Manchester Marathon week is here. Even typing these words out sends a wave of nervous excitement through my body. 16 weeks of training are nearly up, and its all going to come down to one day - no pressure then right!?
Last year on London Marathon week I sat and contemplated the things marathon training had taught me:
So this year I thought I would do the same.
1) Introducing 'The Curse of Marathon Number 2'
For my first marathon I just wanted to run it. I had dreamed of running the London Marathon for as long as I can remember, and to be one of the thousands of runners pounding the streets of the Capital was an incredible feat in itself. I had a vague time in mind - 4 hours - but really just wanted to be able to say I ran 26.2 miles. This year though the runner in me has come out; I want a PB, I want to beat my time, and I want to go sub 4 hours. The pressure has been applied, and I have self inflicted myself with the curse of Marathon Number 2.
2) Don't be afraid to challenge yourself
With the PB hunt on, I have been pushing myself even harder this marathon training cycle. I have been following a plan for an optimistic 3hr 45 min finish time - which I know I probably will not get. But, if I want to knock 15/20 mins off my current marathon time, the only way to try to do this has been to push my body, not just further, but also differently to last time. Intervals, hills, tempo runs have all been in there, often with demanding pace requirements. Have I met all the pace suggestions? No. But have I tried? Yes. Did I enjoy them all... next question!!
3) Look after yourself
Sounds a bit stupid really, but you cannot underestimate not only the commitment marathon training takes, but also the effect it has on your life. I have woken up on days and felt so incredibly tired that I have wanted to cry! I have crawled into bed at 5pm for a 20 min nap, before wearily putting my running gear on. I have reluctantly succumbed to my bed at 7pm on a Friday night instead of attempting to fight sleep anymore. The overall tiredness combined with the near constant hunger has been difficult at times. I also have changed my job since the last time I was marathon training, and am now considerably more active on a day to day basis. All these factors add up and are aspects you need to be aware of in order to keep yourself happy and well.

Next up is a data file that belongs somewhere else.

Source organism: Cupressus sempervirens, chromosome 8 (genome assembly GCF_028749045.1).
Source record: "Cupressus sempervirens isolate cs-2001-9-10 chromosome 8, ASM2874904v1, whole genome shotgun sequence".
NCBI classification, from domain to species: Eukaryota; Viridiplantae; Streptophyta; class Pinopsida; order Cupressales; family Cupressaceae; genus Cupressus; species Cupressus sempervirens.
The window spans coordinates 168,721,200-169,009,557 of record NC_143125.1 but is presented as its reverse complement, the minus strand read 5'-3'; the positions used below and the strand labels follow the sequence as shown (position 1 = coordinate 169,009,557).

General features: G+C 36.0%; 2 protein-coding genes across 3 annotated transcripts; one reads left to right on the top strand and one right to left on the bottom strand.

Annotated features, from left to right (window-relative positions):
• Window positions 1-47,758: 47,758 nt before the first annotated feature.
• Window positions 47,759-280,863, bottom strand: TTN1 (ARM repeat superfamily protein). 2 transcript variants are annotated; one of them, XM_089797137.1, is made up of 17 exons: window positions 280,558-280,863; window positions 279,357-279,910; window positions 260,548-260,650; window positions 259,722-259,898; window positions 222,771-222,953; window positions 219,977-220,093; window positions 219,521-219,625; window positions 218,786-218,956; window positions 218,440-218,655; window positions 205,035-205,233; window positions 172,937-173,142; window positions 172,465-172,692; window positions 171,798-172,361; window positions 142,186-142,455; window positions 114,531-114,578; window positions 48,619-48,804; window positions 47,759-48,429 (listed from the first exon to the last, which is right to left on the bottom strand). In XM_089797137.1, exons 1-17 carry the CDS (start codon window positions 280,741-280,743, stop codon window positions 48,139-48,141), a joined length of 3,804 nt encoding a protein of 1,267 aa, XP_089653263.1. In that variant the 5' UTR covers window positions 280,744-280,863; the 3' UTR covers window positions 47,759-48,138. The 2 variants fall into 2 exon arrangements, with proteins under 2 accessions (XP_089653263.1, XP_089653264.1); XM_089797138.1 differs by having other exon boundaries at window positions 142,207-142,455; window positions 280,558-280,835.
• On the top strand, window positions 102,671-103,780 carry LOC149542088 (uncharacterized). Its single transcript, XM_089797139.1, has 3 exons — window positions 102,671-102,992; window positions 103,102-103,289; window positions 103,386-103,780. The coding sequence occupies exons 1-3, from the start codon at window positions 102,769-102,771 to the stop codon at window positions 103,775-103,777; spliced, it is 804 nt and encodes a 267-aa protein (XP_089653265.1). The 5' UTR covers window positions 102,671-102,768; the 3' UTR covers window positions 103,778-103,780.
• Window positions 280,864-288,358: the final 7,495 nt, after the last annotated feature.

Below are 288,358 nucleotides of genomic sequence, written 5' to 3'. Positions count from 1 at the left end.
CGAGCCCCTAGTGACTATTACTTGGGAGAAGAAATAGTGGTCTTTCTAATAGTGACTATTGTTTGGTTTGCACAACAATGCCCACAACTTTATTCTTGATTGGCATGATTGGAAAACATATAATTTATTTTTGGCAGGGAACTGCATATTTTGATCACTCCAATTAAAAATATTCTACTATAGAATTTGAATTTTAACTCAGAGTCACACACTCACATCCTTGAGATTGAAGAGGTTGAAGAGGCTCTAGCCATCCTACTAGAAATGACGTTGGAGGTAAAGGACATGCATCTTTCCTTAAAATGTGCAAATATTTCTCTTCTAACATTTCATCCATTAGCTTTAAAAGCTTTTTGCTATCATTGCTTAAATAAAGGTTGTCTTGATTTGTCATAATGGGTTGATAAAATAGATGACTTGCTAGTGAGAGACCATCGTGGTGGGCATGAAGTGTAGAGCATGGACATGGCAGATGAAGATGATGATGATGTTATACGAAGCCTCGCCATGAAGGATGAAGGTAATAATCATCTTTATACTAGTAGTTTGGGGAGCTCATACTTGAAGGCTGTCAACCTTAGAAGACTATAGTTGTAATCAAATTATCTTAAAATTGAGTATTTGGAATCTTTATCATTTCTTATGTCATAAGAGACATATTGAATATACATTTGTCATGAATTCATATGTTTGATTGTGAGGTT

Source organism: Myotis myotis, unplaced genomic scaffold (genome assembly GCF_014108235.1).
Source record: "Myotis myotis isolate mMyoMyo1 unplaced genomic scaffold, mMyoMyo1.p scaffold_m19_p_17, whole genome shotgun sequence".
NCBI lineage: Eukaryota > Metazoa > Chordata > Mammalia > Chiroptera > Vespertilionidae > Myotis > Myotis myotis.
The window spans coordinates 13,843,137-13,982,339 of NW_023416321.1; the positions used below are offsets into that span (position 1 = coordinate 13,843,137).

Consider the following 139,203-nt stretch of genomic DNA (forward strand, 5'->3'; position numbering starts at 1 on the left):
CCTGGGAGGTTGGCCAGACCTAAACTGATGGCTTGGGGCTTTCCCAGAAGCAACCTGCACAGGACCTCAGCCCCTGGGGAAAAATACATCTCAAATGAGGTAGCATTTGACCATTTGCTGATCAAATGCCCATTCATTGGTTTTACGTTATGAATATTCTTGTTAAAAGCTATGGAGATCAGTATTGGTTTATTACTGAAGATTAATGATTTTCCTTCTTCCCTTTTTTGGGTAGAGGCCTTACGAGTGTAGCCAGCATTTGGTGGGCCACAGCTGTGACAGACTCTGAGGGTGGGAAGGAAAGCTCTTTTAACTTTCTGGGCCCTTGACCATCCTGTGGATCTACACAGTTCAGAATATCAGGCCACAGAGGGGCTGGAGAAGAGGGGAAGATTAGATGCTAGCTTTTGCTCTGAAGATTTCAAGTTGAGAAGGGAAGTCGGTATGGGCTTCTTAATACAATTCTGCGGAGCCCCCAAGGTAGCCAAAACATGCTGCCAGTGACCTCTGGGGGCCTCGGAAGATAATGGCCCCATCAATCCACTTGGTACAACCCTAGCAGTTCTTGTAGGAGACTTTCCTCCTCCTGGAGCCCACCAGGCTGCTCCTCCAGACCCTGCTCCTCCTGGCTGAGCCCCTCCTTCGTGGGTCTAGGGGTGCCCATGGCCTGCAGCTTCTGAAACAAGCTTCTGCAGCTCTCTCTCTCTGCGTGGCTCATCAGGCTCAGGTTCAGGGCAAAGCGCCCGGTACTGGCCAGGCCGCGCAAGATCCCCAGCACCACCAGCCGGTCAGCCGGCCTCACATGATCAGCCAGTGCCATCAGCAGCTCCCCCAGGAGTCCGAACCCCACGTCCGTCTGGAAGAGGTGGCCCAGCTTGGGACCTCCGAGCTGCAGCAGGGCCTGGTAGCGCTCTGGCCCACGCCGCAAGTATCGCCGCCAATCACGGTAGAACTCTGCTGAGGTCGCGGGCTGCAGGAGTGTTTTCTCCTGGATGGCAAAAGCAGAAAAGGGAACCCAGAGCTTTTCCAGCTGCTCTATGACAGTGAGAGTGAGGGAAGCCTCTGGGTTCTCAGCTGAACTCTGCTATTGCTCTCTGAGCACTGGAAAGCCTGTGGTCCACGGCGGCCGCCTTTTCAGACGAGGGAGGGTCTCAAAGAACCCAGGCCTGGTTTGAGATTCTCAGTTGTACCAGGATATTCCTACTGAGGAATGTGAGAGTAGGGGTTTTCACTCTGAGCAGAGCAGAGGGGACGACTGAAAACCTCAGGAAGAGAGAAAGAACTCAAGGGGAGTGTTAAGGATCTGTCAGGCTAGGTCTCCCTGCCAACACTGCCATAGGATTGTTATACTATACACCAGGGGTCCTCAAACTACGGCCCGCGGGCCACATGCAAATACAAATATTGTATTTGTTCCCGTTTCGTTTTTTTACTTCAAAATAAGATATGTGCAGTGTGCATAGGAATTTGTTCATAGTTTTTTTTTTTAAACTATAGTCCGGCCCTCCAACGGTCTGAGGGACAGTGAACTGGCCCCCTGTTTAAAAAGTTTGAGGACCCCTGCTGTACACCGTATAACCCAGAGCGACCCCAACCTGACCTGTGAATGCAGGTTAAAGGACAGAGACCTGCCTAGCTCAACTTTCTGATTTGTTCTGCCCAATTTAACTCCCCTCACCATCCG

4) Training is better with friends
I used this one last year, but it is still so true. Without a doubt you need people around you when marathon training who can and want to understand how you are feeling, and who are there to support you. This training programme I have also completed a lot more of my training runs with a friend. Its never bothered me running alone before, I can switch my mind into the most random of places and tick off the miles, and I know I can still do this if I want to. But I have to admit running 20 miles with someone else is a lot easier than over 3 hours out by yourself! A balance is good.
5) Explore further than your front door
I am never running past my own front door again - I have promised myself that. I used to do this all the time when marathon training last year; partly through fear I may need to stop and having the security of knowing home is just there, and also through lack of route knowledge.
It used to mess with my head though, and I would hate running past my street knowing I still had many more miles to go. I have enjoyed exploring even more areas around my hometown this training programme and I am lucky to live in a city which within a few minutes you can be out in the countryside running through idyllic villages and rural landscapes. It makes such a difference to me.
6) What is a treadmill again?
As you can probably guess from my love of running outside and exploring, I have ran on the treadmill only once during this marathon training programme. I lasted 15 mins before whacking the red stop button! I didn't do a lot of treadmill running last year, but usually once/twice a week I would find myself on the belt. Now I cannot even imaging doing that. I do not think the treadmill is forbidden, but personally I find you cannot beat the natural challenges of running and training outside.
7) Fall in love with your Foam Roller
I have spent way too much time with this piece of foam! I promised myself I would use it more, and when Santa bought me a lovely purple Nike yoga mat for my home that was it - we have been inseparable since. Some days I have wanted to foam roll badly as I could feel the tensions in my muscles, other days it has hurt too much to even contemplate. Sometimes I have literally worked one or two tight areas, whilst others I have been lying on my living room floor for whats seems like ages carefully ironing out my legs. My overall increased usage has definitely helped though.
8) Never outrun the joy of running
This is a quote I often see posted on social media and its true. There was one week during my training that I almost didn't want to run anymore. I was tired, it felt like all I was doing was running, mentally I was drained, and I felt generally under the weather too. It all just hit me. My friend spotted my change in attitude first, and this alerted me. The thing you love should never become a chore, and when following a training programme, I guess its easier for it to seem like this. What did I do? I put a little less pressure on myself that week, mixed my plan slightly to take a rest when I wanted rather then when it was telling me, and I tried to stop thinking about running as 'training' remembering why I love to run in the first place.
I am always learning as I run - and hopefully the lessons I have applied from my London Marathon training last year will be rewarded on Sunday when I line up at the Manchester Marathon start line.
Alice's Adventures In Running Land
Read about my adventures in running land...